I'm sorry, is it just me? What kind of information are you going to put out over FM to cell-phones, in an emergency, that will be life-saving? How many cell-phones are still going to be running on day two of whatever disaster either because people have turned them off because they "don't work" because the local cell is down or because the batteries are flat? How many of those that aren't would be captured by an initial text message anyway? How many people are going to crowd around the only working phone in the area and turn on the radio to tune in and then hear something that might save their lives?
And what are you going to tell people that they don't know already (but should) and which will directly contribute to saving their lives better than, say, common sense?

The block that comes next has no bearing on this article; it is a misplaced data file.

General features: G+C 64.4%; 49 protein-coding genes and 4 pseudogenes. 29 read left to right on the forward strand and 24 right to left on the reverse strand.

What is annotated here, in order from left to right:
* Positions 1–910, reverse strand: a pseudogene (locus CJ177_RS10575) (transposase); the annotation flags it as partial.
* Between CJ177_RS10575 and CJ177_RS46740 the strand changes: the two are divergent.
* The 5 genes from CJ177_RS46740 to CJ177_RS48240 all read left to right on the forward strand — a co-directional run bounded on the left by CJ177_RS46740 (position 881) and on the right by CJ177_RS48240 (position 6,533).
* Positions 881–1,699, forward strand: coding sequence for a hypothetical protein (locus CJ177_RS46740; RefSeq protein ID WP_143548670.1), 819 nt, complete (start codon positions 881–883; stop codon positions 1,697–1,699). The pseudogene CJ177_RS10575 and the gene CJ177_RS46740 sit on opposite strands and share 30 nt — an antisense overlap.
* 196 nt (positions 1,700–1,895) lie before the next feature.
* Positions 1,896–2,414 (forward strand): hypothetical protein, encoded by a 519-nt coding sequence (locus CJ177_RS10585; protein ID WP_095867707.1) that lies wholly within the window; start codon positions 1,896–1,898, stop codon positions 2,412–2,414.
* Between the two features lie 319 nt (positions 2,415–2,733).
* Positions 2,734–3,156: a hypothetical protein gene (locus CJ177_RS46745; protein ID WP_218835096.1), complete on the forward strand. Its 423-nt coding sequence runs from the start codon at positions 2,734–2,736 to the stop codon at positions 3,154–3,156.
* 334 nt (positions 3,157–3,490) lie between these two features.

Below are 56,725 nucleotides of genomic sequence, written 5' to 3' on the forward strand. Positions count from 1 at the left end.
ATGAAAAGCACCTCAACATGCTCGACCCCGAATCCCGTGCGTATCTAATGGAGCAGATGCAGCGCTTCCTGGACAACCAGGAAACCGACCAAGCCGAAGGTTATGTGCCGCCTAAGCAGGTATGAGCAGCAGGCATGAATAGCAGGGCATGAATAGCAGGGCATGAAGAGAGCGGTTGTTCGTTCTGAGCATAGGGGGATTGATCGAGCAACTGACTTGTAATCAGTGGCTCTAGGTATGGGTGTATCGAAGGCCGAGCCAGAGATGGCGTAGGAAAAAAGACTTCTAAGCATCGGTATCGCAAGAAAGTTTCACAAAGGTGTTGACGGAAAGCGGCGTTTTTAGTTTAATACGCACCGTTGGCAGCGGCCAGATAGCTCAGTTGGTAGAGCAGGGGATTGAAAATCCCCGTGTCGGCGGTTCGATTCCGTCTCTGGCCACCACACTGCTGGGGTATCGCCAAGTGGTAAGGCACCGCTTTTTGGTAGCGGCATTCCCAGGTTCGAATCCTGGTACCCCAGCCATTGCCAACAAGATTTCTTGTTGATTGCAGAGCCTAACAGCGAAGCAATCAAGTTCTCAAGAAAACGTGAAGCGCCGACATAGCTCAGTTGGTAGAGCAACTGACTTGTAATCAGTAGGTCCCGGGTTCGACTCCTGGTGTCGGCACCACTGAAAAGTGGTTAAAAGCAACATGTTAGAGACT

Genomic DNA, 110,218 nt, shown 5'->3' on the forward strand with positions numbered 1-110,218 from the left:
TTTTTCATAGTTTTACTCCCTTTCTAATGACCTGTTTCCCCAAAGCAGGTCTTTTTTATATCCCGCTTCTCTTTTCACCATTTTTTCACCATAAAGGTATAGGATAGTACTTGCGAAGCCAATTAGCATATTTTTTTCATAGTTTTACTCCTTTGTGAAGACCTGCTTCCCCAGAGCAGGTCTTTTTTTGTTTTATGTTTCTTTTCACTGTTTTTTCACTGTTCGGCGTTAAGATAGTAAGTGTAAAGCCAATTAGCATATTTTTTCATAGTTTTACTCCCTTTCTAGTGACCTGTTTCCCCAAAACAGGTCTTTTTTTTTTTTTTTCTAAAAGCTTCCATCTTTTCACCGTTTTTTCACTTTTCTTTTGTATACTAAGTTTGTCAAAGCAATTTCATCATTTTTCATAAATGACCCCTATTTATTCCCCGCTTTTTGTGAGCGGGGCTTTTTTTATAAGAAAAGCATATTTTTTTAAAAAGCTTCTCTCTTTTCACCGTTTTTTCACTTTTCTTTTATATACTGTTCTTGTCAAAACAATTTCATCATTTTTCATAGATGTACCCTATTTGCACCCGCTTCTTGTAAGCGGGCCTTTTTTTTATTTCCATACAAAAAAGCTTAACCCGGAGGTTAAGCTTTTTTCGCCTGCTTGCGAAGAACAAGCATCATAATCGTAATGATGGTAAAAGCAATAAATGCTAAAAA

Maybe it's just because I live in a country where emergencies don't really happen on this scale (no seismic activity, little flooding, no drought, no tornados or extremes of weather, no civil unrest, etc.) , but I'm one of those people who reads up on anything risky before I do it, and I'm still struggling to fathom what could be sent that would make that much difference?
Shelter locations, possibly? Surely the best is word-of-mouth and going and finding those people in need of shouting at with a big shouty-device? Like the first thing we do in any such disaster, send the police round and the helicopters over to give out such information? And anyone in a dangerous area, in need of shelter, will move away from the danger and can then be corralled and treated once they are in a safe area, any safe area? And, again, a simple text message serves the same purpose and probably uses the same power given the "always on" nature of cell connections on modern phones.
What's a real scenario where one-way FM radio on a cell-phone would be a real life-line for anyone but the completely ignorant and inexperienced?